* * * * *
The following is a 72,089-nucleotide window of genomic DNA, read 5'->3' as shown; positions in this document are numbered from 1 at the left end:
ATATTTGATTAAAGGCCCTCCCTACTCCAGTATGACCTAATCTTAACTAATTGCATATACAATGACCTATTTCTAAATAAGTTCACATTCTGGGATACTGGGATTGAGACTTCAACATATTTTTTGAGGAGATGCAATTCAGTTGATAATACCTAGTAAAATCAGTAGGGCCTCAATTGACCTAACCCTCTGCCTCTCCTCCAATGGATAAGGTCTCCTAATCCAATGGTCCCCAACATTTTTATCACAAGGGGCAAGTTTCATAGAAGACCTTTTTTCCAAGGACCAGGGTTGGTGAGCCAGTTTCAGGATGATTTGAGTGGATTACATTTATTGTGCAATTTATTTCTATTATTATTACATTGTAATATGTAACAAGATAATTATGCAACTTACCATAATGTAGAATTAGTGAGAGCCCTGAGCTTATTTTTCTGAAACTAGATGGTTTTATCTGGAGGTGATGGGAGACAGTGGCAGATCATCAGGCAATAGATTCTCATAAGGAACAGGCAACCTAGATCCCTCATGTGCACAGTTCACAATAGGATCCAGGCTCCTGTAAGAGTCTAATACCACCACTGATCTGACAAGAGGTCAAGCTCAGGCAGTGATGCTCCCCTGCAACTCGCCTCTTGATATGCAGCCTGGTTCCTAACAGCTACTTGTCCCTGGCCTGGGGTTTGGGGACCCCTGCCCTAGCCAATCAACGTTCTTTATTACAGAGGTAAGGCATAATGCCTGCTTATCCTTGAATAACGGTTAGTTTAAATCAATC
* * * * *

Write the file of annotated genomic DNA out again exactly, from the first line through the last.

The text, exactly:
The following is a 72,089-nucleotide window of genomic DNA, read 5'->3' as shown; positions in this document are numbered from 1 at the left end:
ATATTTGATTAAAGGCCCTCCCTACTCCAGTATGACCTAATCTTAACTAATTGCATATACAATGACCTATTTCTAAATAAGTTCACATTCTGGGATACTGGGATTGAGACTTCAACATATTTTTTGAGGAGATGCAATTCAGTTGATAATACCTAGTAAAATCAGTAGGGCCTCAATTGACCTAACCCTCTGCCTCTCCTCCAATGGATAAGGTCTCCTAATCCAATGGTCCCCAACATTTTTATCACAAGGGGCAAGTTTCATAGAAGACCTTTTTTCCAAGGACCAGGGTTGGTGAGCCAGTTTCAGGATGATTTGAGTGGATTACATTTATTGTGCAATTTATTTCTATTATTATTACATTGTAATATGTAACAAGATAATTATGCAACTTACCATAATGTAGAATTAGTGAGAGCCCTGAGCTTATTTTTCTGAAACTAGATGGTTTTATCTGGAGGTGATGGGAGACAGTGGCAGATCATCAGGCAATAGATTCTCATAAGGAACAGGCAACCTAGATCCCTCATGTGCACAGTTCACAATAGGATCCAGGCTCCTGTAAGAGTCTAATACCACCACTGATCTGACAAGAGGTCAAGCTCAGGCAGTGATGCTCCCCTGCAACTCGCCTCTTGATATGCAGCCTGGTTCCTAACAGCTACTTGTCCCTGGCCTGGGGTTTGGGGACCCCTGCCCTAGCCAATCAACGTTCTTTATTACAGAGGTAAGGCATAATGCCTGCTTATCCTTGAATAACGGTTAGTTTAAATCAATC